own devices, as the pecking order is so engrained. Exceptions appear to
be a decided minority.
This is before we reach the issues of Kurd, Sunni, and Shi'a, or after,
but the result is the same. They don't want to live together under the
same tent, but are forced by circumstances, and it's a man's world.
The blanket that covers this bunch is going to be thin and raggedy, I
should think. We wouldn't want it for us.
Issues will be postponed, avoided, patched over, and still exist as before.
The thinnest form of written document could simply say, as ours did,
that in order to form a union, we agree to try to function together as a
nation according to the following goals: stop fighting, work toward
peace, try to come up with a government, try to protect the rights of
all components of society ethnically and by gender, and here's how we'd
like to approach the task etc. period. That would be a simple
constitution that describes the goal and how to reach it. The how-to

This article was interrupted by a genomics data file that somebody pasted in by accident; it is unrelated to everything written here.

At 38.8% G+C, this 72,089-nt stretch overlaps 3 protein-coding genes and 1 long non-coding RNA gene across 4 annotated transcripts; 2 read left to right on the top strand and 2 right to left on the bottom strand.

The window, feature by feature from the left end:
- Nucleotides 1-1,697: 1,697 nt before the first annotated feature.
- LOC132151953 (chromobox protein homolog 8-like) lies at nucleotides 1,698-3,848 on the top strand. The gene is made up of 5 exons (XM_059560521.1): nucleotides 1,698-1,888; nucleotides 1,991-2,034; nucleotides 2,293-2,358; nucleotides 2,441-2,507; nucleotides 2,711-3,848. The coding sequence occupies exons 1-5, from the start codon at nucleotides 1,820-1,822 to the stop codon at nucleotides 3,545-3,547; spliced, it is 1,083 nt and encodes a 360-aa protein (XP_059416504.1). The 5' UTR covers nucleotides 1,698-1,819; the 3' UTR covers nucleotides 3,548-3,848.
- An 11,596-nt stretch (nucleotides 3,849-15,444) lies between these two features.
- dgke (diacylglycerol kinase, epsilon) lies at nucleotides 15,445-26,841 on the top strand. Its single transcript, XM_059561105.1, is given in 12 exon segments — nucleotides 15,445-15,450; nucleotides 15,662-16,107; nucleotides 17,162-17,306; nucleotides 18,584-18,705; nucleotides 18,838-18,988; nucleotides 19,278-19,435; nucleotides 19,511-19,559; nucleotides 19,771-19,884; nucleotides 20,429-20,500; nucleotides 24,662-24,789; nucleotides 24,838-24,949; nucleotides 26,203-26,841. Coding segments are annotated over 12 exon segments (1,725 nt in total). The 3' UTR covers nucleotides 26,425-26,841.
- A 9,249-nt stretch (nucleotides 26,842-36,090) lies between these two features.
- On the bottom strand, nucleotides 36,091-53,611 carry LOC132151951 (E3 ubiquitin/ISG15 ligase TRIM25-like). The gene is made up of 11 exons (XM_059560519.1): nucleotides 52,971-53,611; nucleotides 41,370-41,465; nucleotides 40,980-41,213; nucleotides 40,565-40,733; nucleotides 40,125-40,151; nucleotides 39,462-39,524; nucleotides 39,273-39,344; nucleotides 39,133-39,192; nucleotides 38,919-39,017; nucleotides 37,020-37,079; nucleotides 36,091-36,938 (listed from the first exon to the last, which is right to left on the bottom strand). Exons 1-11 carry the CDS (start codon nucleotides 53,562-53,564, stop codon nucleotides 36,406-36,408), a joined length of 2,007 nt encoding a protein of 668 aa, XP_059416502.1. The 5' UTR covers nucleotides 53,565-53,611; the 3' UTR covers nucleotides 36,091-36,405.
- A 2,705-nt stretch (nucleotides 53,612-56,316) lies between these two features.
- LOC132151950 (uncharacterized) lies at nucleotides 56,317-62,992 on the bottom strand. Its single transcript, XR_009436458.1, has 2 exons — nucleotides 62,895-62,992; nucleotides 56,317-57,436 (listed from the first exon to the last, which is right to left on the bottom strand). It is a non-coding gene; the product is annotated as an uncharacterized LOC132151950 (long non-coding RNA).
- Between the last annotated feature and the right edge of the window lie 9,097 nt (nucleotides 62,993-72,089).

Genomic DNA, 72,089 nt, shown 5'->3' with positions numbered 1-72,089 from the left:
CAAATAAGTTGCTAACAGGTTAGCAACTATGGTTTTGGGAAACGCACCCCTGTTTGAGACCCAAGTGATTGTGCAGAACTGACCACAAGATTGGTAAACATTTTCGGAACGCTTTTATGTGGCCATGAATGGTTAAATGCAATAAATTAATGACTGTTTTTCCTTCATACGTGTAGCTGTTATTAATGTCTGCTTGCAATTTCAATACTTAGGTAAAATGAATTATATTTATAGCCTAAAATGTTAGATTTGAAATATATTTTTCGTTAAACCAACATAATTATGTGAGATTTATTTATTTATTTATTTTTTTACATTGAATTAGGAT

would be subject to change, probably constantly and with some violence.
Any constitution for Iraq, as it was for us, has to try to postpone the
inevitable civil strife, likely war, when putting such culturally
disparate elements together. Jefferson's fire bell in the night is
ringing now in Iraq, putting it ahead of the curve.
A more detailed form of written constitution tries to tackle the more
intractable problems now instead of sweeping them under the rug, for
later revisiting, as did our Version 1.0. This is where groups bargain
in convention to give up something in order to get something, such as
elimination of the conditions that lead to insurgent bombings. They have
to see a benefit in peace over bombs and so far, some don't. I'd like
to think most do, but the daily headlines obscure the grounds for
optimism, which is not to say they don't exist. There is the convention